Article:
, , ,

Oh the difference one tiny vowel makes. Some things just shouldn’t be set in stone … or allowed to dry in cement. Dr. Grammar explains it well (despite his affection for golf references):

Than is used to indicate comparison or degree.
Example: His drive was longer than mine.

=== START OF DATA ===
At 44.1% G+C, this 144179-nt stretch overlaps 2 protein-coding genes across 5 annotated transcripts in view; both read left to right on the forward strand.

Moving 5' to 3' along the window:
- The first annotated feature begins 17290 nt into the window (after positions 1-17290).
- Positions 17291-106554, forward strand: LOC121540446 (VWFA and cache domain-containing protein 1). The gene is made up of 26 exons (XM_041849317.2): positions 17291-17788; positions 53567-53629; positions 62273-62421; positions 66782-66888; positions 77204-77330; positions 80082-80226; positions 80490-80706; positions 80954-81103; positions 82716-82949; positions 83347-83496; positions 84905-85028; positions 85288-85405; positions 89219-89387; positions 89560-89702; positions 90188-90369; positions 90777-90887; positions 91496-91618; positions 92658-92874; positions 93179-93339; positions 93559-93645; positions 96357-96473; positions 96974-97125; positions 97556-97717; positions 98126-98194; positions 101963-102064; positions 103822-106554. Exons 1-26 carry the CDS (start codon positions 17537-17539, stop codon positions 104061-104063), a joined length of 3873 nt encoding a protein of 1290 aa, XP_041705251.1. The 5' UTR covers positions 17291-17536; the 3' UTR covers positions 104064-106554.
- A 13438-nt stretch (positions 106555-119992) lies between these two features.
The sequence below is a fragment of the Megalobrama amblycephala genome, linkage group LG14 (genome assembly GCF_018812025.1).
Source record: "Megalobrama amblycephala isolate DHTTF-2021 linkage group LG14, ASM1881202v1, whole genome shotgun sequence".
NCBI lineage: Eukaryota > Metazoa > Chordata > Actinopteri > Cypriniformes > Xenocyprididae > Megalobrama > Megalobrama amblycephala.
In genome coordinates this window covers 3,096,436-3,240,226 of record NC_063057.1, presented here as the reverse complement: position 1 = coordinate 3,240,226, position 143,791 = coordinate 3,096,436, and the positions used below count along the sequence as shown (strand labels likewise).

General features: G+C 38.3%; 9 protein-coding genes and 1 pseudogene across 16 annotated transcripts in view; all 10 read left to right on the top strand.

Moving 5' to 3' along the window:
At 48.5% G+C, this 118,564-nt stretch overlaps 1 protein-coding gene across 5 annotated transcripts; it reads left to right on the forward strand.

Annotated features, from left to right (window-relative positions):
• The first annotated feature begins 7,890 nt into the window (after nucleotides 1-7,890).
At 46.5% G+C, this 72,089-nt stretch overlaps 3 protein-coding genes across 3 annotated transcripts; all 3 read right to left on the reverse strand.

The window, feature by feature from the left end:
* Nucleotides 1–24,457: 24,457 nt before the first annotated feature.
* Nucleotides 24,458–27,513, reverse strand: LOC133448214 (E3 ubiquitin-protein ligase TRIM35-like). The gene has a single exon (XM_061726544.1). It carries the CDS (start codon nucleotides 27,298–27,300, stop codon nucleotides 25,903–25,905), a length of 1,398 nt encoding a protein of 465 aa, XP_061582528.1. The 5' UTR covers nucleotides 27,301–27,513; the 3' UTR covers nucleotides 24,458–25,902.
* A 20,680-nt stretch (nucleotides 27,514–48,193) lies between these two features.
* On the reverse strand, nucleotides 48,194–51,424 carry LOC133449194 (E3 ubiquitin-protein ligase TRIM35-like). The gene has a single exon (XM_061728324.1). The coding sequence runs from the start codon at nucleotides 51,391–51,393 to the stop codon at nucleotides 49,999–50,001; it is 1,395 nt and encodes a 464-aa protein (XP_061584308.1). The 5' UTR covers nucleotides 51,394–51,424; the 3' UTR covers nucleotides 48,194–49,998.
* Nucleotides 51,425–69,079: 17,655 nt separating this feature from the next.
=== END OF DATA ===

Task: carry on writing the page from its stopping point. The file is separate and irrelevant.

is used to indicate time.

Example: Then he putted out and won the tournament.

Don’t confuse the two. (Please; I’m begging you. Don’t. It bothers me.)

Check out Dr. Grammar’s FAQs page for more succinct explanations of other easily confused words. See my original, seriously annoyed post on iKandy.